I-Cord is a simple knitting technique that creates a very narrow knit tube that looks a bit like French knitting. But because it’s so small, you can knit it on two instead of the usual four or five double-pointed needles. Slide your stitches from one end of the DPN (or circular needle) to the other. Knit in the right stitch of your left needle and pull the work thread across the back of your stitches to start the next row.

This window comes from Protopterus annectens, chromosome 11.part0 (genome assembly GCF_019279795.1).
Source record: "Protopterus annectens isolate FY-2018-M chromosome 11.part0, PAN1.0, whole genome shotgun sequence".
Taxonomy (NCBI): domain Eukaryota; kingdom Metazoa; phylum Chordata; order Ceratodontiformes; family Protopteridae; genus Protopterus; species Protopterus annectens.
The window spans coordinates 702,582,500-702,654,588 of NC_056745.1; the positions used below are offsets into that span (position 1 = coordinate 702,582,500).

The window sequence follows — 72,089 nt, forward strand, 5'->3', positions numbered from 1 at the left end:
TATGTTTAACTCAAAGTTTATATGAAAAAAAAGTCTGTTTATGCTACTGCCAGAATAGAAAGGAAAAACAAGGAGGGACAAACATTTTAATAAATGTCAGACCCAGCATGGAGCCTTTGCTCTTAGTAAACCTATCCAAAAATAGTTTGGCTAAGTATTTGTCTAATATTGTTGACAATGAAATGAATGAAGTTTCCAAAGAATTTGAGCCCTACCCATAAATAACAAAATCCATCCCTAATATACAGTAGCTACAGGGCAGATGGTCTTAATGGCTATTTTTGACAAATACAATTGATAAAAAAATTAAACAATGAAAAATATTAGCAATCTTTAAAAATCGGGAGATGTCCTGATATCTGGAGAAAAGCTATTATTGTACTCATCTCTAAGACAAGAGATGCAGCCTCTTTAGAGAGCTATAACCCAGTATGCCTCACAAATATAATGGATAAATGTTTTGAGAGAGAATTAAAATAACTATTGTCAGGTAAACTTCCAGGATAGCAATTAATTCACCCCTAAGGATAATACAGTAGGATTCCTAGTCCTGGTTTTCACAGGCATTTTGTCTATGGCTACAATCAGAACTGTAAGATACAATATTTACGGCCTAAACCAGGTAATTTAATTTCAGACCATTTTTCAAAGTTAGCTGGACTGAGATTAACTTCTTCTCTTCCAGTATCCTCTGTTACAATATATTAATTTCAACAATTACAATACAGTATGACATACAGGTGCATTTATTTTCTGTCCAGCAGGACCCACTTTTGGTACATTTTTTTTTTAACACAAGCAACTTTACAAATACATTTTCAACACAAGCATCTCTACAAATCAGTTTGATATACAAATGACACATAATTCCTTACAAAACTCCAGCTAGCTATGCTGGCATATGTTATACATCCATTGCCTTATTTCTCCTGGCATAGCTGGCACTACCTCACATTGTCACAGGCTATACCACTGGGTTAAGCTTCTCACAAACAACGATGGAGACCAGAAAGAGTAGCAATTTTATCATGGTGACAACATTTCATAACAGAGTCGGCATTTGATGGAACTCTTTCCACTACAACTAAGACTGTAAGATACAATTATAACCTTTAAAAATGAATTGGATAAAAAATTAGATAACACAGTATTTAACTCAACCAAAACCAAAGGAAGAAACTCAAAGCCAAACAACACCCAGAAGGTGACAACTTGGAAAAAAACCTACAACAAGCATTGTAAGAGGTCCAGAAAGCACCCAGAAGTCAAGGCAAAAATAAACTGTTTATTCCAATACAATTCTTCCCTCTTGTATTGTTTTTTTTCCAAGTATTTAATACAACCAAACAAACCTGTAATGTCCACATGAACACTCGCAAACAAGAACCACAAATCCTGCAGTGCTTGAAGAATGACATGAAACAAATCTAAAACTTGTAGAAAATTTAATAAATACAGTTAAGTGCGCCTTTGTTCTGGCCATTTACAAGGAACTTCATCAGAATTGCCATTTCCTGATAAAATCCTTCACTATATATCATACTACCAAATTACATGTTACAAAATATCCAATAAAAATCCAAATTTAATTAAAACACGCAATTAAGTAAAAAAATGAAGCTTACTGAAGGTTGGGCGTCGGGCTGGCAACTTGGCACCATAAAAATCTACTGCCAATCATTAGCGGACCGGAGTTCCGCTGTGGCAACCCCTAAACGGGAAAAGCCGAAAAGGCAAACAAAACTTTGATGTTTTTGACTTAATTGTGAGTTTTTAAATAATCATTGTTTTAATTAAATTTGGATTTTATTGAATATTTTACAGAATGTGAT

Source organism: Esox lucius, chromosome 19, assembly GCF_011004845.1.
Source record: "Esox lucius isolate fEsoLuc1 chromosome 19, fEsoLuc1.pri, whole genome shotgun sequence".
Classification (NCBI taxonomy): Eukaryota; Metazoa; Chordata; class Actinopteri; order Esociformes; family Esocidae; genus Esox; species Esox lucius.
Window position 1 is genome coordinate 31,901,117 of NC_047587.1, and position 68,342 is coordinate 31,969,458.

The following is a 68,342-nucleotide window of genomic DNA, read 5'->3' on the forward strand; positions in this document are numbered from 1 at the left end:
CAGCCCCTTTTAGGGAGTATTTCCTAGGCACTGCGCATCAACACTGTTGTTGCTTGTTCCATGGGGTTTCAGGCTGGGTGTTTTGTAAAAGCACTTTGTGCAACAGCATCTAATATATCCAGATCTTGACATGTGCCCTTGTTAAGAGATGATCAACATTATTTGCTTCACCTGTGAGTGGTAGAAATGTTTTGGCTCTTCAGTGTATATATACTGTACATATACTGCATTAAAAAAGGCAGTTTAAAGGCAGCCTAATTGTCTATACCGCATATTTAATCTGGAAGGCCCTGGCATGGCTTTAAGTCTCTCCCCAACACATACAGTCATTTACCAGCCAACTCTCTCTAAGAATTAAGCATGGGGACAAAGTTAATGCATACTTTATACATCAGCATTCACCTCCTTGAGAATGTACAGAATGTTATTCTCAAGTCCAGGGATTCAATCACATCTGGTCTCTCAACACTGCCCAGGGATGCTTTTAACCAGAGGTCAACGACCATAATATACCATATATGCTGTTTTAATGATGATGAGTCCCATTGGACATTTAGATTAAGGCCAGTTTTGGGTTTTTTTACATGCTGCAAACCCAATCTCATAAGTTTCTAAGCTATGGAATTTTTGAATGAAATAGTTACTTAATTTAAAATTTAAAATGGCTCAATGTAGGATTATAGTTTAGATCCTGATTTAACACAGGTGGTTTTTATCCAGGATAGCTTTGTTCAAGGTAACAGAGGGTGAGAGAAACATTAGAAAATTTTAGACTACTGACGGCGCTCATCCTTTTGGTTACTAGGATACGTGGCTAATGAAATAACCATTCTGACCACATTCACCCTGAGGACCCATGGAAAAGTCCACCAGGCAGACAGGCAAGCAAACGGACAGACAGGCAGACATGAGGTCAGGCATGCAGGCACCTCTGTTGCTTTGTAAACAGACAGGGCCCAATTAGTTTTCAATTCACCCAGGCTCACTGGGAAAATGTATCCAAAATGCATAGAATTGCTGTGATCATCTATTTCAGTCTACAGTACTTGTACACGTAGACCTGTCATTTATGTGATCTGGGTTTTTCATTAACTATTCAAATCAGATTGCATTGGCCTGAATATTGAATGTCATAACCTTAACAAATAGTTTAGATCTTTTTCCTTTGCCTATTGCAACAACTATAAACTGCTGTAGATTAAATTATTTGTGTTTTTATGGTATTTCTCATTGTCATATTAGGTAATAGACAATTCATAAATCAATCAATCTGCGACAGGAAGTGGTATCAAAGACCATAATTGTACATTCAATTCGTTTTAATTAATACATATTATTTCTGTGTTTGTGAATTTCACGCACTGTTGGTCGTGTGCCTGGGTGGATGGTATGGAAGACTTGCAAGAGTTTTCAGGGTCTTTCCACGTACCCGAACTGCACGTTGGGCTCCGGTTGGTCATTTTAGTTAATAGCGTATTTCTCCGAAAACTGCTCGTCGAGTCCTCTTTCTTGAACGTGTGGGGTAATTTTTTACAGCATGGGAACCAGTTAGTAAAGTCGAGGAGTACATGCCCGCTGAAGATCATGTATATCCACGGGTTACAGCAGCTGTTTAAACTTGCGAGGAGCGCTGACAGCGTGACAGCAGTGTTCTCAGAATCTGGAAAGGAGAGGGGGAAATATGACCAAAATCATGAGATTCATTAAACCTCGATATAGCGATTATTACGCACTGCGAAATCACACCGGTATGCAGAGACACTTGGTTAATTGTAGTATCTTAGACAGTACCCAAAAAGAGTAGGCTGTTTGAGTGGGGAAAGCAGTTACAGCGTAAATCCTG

An I-cord is just a small knitted tube, cast to 4M (I used a long tail drop).
How many stitches does an i-cord have?
They tend to have a lot of vertical stretch but are suitable as drawstrings in pockets that are attached as a finishing element or in a more artistic, abstract way to edges and borders. Your thread is back at the end of your stitches, just as it did when you knit the I-cord. For some bizarre reason, every blogger teaches how to knit a 3-stitch I-cord, but no one explains how to finish one. Continue working basic i-cord to the desired length and then tie off according to the number of stitches (suggestions below).